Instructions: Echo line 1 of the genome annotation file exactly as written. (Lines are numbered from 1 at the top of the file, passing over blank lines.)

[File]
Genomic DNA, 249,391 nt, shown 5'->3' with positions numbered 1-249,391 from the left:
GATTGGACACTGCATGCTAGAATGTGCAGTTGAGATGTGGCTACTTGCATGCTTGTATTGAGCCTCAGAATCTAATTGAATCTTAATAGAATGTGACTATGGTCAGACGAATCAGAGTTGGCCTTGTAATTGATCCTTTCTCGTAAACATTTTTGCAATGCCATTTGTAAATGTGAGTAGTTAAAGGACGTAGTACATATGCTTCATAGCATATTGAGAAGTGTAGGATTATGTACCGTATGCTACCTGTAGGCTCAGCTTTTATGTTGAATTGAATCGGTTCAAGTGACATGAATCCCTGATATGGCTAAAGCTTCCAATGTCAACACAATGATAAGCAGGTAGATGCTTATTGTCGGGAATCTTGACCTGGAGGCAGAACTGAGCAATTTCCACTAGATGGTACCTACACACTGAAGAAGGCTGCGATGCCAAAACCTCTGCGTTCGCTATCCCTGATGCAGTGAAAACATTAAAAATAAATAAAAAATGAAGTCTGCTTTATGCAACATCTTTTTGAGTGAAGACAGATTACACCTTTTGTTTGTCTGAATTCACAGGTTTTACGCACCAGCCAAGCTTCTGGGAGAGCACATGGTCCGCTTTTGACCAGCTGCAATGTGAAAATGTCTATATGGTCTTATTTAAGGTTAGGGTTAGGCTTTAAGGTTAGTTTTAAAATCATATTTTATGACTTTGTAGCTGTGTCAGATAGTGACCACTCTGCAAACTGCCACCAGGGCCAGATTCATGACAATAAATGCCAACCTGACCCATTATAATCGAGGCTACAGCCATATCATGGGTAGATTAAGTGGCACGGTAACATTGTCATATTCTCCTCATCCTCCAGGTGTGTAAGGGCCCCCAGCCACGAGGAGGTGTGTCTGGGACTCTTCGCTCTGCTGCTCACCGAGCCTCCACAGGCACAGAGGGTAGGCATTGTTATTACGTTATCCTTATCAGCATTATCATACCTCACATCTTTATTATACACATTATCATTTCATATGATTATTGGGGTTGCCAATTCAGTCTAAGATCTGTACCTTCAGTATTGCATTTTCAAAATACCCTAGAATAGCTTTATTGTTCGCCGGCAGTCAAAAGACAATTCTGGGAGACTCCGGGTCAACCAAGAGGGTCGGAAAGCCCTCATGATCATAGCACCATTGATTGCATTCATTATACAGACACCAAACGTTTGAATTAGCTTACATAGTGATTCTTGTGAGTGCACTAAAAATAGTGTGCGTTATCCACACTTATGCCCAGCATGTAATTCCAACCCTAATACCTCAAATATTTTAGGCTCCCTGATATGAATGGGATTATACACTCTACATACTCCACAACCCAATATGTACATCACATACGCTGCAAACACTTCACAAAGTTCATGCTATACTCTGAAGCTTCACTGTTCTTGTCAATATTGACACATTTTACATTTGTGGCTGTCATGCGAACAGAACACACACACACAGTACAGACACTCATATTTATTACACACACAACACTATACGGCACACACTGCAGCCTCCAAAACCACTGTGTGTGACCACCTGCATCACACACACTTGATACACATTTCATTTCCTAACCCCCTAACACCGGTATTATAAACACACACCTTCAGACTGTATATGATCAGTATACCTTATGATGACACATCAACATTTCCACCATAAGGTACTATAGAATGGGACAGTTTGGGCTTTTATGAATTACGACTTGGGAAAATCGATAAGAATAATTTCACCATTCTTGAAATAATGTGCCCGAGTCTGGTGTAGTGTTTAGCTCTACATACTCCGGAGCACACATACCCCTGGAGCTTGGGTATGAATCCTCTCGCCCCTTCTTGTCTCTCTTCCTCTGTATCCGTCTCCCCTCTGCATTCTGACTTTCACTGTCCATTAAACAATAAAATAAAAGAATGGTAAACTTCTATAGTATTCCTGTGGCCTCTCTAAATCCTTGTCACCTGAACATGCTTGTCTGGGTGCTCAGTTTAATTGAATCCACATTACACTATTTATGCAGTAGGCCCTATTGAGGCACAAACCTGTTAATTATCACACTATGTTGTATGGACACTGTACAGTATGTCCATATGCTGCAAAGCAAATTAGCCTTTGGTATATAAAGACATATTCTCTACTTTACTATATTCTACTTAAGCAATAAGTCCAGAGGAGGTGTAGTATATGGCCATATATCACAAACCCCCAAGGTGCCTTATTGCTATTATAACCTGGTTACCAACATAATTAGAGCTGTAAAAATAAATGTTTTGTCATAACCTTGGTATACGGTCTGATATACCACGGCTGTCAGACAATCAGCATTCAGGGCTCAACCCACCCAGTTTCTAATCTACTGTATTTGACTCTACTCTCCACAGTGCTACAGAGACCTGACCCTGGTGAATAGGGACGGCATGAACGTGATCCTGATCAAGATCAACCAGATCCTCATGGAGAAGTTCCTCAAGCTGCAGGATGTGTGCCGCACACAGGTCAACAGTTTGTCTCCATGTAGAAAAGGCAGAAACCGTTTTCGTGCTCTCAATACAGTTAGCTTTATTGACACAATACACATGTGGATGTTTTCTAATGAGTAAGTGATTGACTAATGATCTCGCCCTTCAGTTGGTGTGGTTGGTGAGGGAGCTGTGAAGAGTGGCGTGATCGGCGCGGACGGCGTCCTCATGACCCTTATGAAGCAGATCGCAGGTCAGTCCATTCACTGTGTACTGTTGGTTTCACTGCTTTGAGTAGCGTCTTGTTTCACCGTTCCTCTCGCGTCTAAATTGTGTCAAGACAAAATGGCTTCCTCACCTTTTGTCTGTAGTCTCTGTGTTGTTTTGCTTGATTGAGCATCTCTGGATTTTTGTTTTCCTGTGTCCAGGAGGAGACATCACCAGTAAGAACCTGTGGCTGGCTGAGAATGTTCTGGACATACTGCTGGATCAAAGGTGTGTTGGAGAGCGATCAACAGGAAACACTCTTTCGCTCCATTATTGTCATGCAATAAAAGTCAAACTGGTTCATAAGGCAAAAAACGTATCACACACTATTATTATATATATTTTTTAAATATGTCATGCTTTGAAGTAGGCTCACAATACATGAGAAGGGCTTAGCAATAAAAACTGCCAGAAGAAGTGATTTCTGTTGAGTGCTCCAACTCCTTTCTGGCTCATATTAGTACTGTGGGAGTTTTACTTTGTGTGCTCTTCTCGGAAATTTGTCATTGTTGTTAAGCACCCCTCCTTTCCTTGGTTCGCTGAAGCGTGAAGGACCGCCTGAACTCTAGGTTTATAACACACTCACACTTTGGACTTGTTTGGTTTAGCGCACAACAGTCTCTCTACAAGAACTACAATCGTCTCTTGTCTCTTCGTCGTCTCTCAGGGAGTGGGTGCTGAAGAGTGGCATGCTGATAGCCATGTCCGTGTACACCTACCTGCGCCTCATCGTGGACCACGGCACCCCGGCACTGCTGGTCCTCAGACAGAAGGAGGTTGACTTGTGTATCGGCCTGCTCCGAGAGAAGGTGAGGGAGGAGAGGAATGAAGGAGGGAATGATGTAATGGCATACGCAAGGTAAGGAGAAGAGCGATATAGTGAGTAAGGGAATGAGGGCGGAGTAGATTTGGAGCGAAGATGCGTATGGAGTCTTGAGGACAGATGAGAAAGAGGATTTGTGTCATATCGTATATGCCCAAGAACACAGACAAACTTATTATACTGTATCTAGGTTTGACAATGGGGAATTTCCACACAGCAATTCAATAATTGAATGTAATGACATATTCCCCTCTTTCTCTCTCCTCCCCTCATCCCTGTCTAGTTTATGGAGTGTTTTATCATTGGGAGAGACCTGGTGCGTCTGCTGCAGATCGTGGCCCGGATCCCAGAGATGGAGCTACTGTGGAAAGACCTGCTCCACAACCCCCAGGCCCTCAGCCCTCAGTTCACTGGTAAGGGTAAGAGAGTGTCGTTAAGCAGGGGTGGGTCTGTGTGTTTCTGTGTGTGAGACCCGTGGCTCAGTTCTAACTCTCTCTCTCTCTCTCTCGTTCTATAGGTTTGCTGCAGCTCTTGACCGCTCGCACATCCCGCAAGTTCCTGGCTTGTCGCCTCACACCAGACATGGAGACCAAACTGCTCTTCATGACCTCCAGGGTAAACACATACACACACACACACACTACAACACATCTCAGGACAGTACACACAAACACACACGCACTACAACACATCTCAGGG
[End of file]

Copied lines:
Genomic DNA, 249,391 nt, shown 5'->3' with positions numbered 1-249,391 from the left: